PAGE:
Pokemon Sword/Shield (Switch)



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    I take back all my complaints about the game.



  • @el-shmiablo said in Pokemon Sword/Shield (Switch):

    @axel LOL the excuse of "it doesn't sell like GTA so it shouldn't have GTAs budget" is some ol' bullshit and you know it.
    Each mainline entry in the Pokemon franchise has sold at least 15-20 million, so why does this game that sells more in one entry than some games do across their entire franchise, look like it belongs on the Gamecube?

    A "reason" becomes an "excuse" when the reason is not good enough.

    Source
    Diamond/Pearl: 17.67 million
    Black/White: 15.64 million
    HeartGold/SoulSilver: 12.72 million
    X/Y: 16.42 million
    Sun/Moon: 16.17 million
    Omega Ruby/Alpha Sapphire: 14.23 million
    Ultra Sun/Ultra Moon: 8.57 million

    Not exactly "at least 15-20 million", but I nitpick.

    Meanwhile, GTA V sold 11.21 million in its first 24 hours, and is at over 115 million lifetime. More than all the games above combined.

    So tell me again why it's bullshit. You're the one who said that as the biggest media franchise in the world it should have more resources/budget, and I explained why the overall lifetime revenue of the entire franchise (games, movies, trading cards, merch, etc.) has nothing to do with the budget specifically allocated to the games themselves.

    Let's say Sword/Shield end up selling about 18 million (which is far from a given), it would be a record for a mainline game since at least the DS days, and the second best-selling game on Switch behind only Mario Kart. How much more could they sell with double, triple the budget, considering the current Switch install base? Not enough to justify doubling or tripling the budget. What they'd need to justify a bigger budget would be to go the Monster Hunter World route and become multi-platform, then they could aim much higher.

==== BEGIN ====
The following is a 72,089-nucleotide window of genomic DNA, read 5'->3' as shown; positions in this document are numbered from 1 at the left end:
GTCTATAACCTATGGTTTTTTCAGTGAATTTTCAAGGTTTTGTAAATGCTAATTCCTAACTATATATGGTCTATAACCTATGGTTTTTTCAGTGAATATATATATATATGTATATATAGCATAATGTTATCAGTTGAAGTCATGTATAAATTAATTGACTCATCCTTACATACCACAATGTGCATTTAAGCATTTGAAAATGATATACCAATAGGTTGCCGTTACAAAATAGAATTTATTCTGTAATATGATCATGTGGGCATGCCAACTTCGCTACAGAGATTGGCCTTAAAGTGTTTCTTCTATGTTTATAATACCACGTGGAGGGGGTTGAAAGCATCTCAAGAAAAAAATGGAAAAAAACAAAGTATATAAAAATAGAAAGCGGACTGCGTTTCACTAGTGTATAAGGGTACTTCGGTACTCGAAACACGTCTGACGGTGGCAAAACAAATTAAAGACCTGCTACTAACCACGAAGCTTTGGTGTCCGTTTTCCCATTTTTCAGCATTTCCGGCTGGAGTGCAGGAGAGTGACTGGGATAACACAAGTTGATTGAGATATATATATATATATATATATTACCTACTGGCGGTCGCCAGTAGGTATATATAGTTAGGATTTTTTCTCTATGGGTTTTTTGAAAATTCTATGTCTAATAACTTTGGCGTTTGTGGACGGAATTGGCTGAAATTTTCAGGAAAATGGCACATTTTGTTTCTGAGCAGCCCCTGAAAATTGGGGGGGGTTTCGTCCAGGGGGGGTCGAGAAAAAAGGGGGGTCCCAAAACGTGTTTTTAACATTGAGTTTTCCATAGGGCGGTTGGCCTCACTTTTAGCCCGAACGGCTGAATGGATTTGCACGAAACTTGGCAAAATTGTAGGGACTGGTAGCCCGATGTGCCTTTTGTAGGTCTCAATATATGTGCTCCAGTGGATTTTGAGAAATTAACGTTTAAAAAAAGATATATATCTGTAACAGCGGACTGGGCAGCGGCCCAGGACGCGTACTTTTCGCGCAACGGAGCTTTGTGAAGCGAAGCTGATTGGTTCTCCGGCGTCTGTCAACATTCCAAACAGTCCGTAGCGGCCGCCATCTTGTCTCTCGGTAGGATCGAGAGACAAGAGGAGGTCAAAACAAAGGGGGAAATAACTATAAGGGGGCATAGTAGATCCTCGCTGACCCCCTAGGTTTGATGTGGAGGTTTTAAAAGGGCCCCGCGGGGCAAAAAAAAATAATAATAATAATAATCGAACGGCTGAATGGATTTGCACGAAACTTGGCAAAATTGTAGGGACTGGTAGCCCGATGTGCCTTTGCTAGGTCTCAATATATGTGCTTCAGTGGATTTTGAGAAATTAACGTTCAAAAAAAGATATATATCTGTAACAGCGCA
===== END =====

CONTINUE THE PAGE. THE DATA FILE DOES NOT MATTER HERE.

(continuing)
Does that mean I'm happy with the current state of the series? Far from it. Are the graphics my main issue? Far from it. They're definitely not mind-blowing but I'd be more than happy with them if there weren't much bigger issues aside from that.

    My personal gripe is that even with its current resources and budget, the series should be better than it is now. Compared to most other Nintendo franchises that either perfected or revolutionized their formula on Switch, Pokemon is merely trudging along, even regressing in some areas.

    So the last hope is that this being their first HD entry (Let's Go was developed in parallel) they struggled and had to cut corners to make their deadline, and the next games will allow them to fully realize their vision. Let's see if they right this ship in the next few years or not.



  • I would say less nitpicking, and more cherrypicking. Here, let me correct that for you.

    Pokémon Red/Green/Blue/Yellow: 59.52 million
    Pokémon Gold/Silver/Crystal: 42.21 million
    Pokémon Ruby/Sapphire/Emerald: 36.77 million
    Pokémon Diamond/Pearl/Platinum: 25.27 million
    Pokémon Black/White: 24.16 million
    Pokémon X/Y: 16.42 million
    Pokémon Sun/Moon: 24.74 million
    Pokémon: Let's Go: 11.28 million
    Total: 240.37 million

    Even discounting all other merchandise, the games have sold more than the Elder Scrolls, The Witcher, God of War, and Halo franchises combined.
    So yeah. Bullshit.



  • I wasn't cherrypicking, I only included the ones available on Nintendo's website, which include the last 13 years, sorry if that's not relevant enough for you. Also, you combined things like Black/White and Black/White 2 even though they're entirely different games.

    Do you not understand that adding up the lifetime revenue of an entire series is irrelevant to the budget of an individual game in that series? Should the budget of the next Marvel movie be $1 billion because "Hey they made so much money with those previous movies so surely they can afford to splurge!"

    You budget something relative to the money it can bring in, not relative to the money every other product you made in the past combined adds up to.

    Obviously Pokemon has more combined sales than these other series because it has existed for way longer and has released way more titles than these other series. Things add up, go figure!

    I don't understand why you have to be so confrontational when we essentially both agree that the games are not as good as they should be...